Jul 01, 2020
In Forum V - Prostitution
Though I can't say the same for every individual, the first representation of prostitution that I can remember seeing was presented through the media, specifically TV. Movies like Pretty Woman, where the protagonist, played by Julia Roberts, is a prostitute paint a happily-ever-after narrative where she is "saved" from prostitution by a rich white attractive man who falls in love with her. Throughout the film, every beneficial thing that comes her way is a direct result of her profession. In shows like Game of Thrones, the depiction of prostitution is warped as well, showing passionate encounters between the prostitutes and their customers. Each one of them looks clean, well-fed, and carefully put together, dressed in enticing wear to draw in their customers. In various scenes, men and women can be seen drinking and laughing in brothels alongside the prostitutes. The ambience is warm, fun, and inviting. This, however, is rarely the case in real life. Prostitution is not a glamorous lifestyle. It's not a dating network to meet your future Mr. Right nor is it a world where women and men are looked after and can flourish economically. What we fail to realize when watching depictions of prostitution is that in the real world, there is no one to yell "cut" if something goes wrong. There are no rehearsals to ensure that that the individuals are comfortable with one another. There is no huge paycheck waiting for them at the end of the day. There are no enchanting "ladies of the night." For most people, prostitution isn't a confident choice, but rather a result of the circumstance. People involved in the sex trade industry often come from environments of poverty, racism, broken welfare systems and abuse, especially adolescents. Prostitution serves as a way for vulnerable individuals to escape from violent/oppressive homes. Unfortunately for many sex workers, especially women, sex work is not particularly safe. Field research conducted in 9 countries by the US Department of State reported that 60-70 percent of women are raped, 70-95 percent are physically assaulted, and 68 percent meet the same criterion for PTSD as veterans and victims of torture. Julia Robert's version of a prostitute is a fantasy and nothing more, a dangerous illusion that's perpetuated through media and serves to shield us from the shocking reality in which actual prostitutes exist. In short, the images of sex work that we are often shown are not only false, but harmful. Not only do we, as a society, need to become aware of this fact, but those who create such portrayals must recognize and change this rosy portrayal of prostitution that we have become all too comfortable in absorbing/enjoying. Sources: https://scholarcommons.usf.edu/cgi/viewcontent.cgi?referer=https://www.google.com/&httpsredir=1&article=7108&context=etd https://2001-2009.state.gov/r/pa/ei/rls/38790.htm https://www.courses.psu.edu/wmnst/wmnst001_atd1/Prostitution/emily.html https://indyreader.org/content/media-portrayals-sex-workers-protecting-us-whom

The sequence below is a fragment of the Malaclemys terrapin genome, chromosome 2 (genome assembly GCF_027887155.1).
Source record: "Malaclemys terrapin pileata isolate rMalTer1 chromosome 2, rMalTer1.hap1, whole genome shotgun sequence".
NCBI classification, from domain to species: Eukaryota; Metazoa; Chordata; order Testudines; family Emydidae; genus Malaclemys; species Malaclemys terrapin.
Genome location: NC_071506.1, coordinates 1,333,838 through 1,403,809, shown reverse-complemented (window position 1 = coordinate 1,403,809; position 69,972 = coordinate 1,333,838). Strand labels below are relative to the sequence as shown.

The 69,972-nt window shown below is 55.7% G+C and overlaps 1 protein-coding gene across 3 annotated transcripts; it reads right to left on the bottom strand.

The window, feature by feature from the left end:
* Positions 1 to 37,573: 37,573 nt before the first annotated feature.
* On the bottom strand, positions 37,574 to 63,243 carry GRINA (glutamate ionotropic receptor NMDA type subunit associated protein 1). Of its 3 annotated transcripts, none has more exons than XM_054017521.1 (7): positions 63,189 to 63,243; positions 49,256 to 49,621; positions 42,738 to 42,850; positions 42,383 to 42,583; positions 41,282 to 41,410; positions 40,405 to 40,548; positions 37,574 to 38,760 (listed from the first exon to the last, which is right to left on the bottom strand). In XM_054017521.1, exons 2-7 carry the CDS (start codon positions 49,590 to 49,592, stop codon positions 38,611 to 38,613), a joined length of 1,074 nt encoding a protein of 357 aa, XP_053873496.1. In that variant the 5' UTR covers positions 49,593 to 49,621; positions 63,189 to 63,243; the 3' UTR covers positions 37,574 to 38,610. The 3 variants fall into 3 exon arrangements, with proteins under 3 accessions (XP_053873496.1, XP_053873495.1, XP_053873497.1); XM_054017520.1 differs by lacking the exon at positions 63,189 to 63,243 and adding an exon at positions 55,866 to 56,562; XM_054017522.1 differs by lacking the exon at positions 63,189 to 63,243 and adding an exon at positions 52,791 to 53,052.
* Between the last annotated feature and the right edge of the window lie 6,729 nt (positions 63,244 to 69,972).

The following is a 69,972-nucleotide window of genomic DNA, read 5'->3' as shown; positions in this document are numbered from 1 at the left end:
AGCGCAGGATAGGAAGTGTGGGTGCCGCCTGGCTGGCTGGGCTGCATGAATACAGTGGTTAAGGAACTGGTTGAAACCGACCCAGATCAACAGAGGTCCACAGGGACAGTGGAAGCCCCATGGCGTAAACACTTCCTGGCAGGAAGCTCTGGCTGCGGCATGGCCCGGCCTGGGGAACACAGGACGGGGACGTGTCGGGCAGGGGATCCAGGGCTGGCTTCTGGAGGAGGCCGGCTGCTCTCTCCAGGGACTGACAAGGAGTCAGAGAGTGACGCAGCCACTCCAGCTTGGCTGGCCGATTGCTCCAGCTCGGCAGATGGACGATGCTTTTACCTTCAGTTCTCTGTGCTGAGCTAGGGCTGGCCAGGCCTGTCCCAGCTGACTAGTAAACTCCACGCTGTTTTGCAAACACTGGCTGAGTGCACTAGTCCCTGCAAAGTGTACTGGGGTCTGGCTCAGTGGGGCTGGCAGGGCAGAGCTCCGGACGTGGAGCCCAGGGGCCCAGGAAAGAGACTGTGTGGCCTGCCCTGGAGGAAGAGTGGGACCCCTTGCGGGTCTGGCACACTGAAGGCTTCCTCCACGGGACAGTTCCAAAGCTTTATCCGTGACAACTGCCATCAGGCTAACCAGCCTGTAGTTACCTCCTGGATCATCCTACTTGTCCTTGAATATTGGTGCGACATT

Apr 01, 2019
In Cases of Depression
Justin Bieber, former teen heart-throb and one of the biggest celebrities in the world, is one example of an individual experiencing depression in the spotlight. His somewhat erratic behavior on social media as well as a deterioration in appearance were signs to many that something is wrong. In early February, reports broke out that Bieber was seeking treatment for his depression and in a very personal Instagram post, Bieber asked fans to pray for him and that'd he'd been feeling, "disconnected and weird." As many people forget, depression is a mental health disorder. It's effects are not those that should be taken lightly and a constant pressure to conform to certain expectations in professional and personal realms (as Bieber has too) can be extremely detrimental in such a weekend state. People have to remember this, as evidence by multiple memes online comparing Bieber to a gas station employee ue to his new wardrobe and facial hair. We all assume that celebrities live in a world that's is separate from our own, but they too have their own emotions and health issues. We fail to recognize that our words affect them as much as theirs affect us.
Feb 23, 2019
In Geriatric Depression
Mental health awareness is a relatively new phenomenon that began in recent generations. For many people, the time period they grew up in did not promote mental health awareness and issues like depression were not taken seriously. D you believe that the possibility of developing depression at an early age, specifically in a time period when mental health awareness was almost nonexistent for some, contributes to the high rates of elderly depression we see today? Why or why not?
Jan 18, 2019
In Adolescent Depression
Many comedians nowadays, as well as memes, Internet videos, etc. use the topic of depression as a source for jokes and humor. This practice is very common and not seen as a major issues. Do you think using comedy is an effective way to address depression? Why or why not? How do you think using comedy as a media effects the way people view the issue in itself?
Dec 13, 2018
In Forum I - Vaccines
In all 50 states, one is legally allowed to exempt themselves from vaccination for medical reasons. However, individuals can also claim exemption from vaccines for religious and personal reasons. What do you think about the validity of claiming a personal or religious exemption? Should state governments do away with such policies? Why or why not? Would it infringe on an individual's freedom of choice if vaccines were required in all 50 states? Why or why not?